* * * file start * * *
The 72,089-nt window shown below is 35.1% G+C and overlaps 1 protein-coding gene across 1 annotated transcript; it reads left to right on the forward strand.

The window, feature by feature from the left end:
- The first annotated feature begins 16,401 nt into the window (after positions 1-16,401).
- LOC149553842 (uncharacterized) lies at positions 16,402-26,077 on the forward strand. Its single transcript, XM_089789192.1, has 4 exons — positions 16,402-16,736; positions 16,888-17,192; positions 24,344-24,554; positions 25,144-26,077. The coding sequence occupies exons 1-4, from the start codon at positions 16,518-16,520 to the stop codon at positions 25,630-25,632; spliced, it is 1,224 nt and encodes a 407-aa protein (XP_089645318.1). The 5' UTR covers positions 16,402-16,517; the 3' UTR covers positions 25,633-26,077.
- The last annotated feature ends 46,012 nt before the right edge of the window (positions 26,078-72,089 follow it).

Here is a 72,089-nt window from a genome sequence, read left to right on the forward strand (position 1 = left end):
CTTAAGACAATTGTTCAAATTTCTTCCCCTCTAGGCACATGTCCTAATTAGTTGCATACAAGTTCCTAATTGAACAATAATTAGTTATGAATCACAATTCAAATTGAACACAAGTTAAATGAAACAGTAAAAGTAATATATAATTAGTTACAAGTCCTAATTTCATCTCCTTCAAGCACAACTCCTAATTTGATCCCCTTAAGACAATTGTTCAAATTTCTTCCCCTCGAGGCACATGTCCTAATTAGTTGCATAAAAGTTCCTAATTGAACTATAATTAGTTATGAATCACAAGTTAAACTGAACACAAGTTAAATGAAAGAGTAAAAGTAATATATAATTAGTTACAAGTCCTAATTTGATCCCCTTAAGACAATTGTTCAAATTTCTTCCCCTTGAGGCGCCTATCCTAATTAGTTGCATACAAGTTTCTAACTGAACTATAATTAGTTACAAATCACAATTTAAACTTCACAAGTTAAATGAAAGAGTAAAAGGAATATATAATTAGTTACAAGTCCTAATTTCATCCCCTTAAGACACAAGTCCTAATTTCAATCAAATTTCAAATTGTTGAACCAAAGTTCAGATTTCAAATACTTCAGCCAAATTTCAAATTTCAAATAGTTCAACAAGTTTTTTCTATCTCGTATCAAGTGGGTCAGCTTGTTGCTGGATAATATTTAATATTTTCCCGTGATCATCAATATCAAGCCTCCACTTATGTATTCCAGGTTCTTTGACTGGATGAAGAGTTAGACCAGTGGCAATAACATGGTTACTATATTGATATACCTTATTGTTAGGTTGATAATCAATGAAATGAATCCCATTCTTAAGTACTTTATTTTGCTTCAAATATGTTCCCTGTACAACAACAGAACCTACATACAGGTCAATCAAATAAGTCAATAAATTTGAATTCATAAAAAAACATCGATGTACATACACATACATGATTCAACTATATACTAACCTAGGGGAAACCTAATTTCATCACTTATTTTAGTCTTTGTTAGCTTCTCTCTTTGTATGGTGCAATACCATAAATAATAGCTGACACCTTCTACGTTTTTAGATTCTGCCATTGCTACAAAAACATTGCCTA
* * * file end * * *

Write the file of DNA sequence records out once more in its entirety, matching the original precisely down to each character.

The 72,089-nt window shown below is 35.1% G+C and overlaps 1 protein-coding gene across 1 annotated transcript; it reads left to right on the forward strand.

The window, feature by feature from the left end:
- The first annotated feature begins 16,401 nt into the window (after positions 1-16,401).
- LOC149553842 (uncharacterized) lies at positions 16,402-26,077 on the forward strand. Its single transcript, XM_089789192.1, has 4 exons — positions 16,402-16,736; positions 16,888-17,192; positions 24,344-24,554; positions 25,144-26,077. The coding sequence occupies exons 1-4, from the start codon at positions 16,518-16,520 to the stop codon at positions 25,630-25,632; spliced, it is 1,224 nt and encodes a 407-aa protein (XP_089645318.1). The 5' UTR covers positions 16,402-16,517; the 3' UTR covers positions 25,633-26,077.
- The last annotated feature ends 46,012 nt before the right edge of the window (positions 26,078-72,089 follow it).

Here is a 72,089-nt window from a genome sequence, read left to right on the forward strand (position 1 = left end):
CTTAAGACAATTGTTCAAATTTCTTCCCCTCTAGGCACATGTCCTAATTAGTTGCATACAAGTTCCTAATTGAACAATAATTAGTTATGAATCACAATTCAAATTGAACACAAGTTAAATGAAACAGTAAAAGTAATATATAATTAGTTACAAGTCCTAATTTCATCTCCTTCAAGCACAACTCCTAATTTGATCCCCTTAAGACAATTGTTCAAATTTCTTCCCCTCGAGGCACATGTCCTAATTAGTTGCATAAAAGTTCCTAATTGAACTATAATTAGTTATGAATCACAAGTTAAACTGAACACAAGTTAAATGAAAGAGTAAAAGTAATATATAATTAGTTACAAGTCCTAATTTGATCCCCTTAAGACAATTGTTCAAATTTCTTCCCCTTGAGGCGCCTATCCTAATTAGTTGCATACAAGTTTCTAACTGAACTATAATTAGTTACAAATCACAATTTAAACTTCACAAGTTAAATGAAAGAGTAAAAGGAATATATAATTAGTTACAAGTCCTAATTTCATCCCCTTAAGACACAAGTCCTAATTTCAATCAAATTTCAAATTGTTGAACCAAAGTTCAGATTTCAAATACTTCAGCCAAATTTCAAATTTCAAATAGTTCAACAAGTTTTTTCTATCTCGTATCAAGTGGGTCAGCTTGTTGCTGGATAATATTTAATATTTTCCCGTGATCATCAATATCAAGCCTCCACTTATGTATTCCAGGTTCTTTGACTGGATGAAGAGTTAGACCAGTGGCAATAACATGGTTACTATATTGATATACCTTATTGTTAGGTTGATAATCAATGAAATGAATCCCATTCTTAAGTACTTTATTTTGCTTCAAATATGTTCCCTGTACAACAACAGAACCTACATACAGGTCAATCAAATAAGTCAATAAATTTGAATTCATAAAAAAACATCGATGTACATACACATACATGATTCAACTATATACTAACCTAGGGGAAACCTAATTTCATCACTTATTTTAGTCTTTGTTAGCTTCTCTCTTTGTATGGTGCAATACCATAAATAATAGCTGACACCTTCTACGTTTTTAGATTCTGCCATTGCTACAAAAACATTGCCTA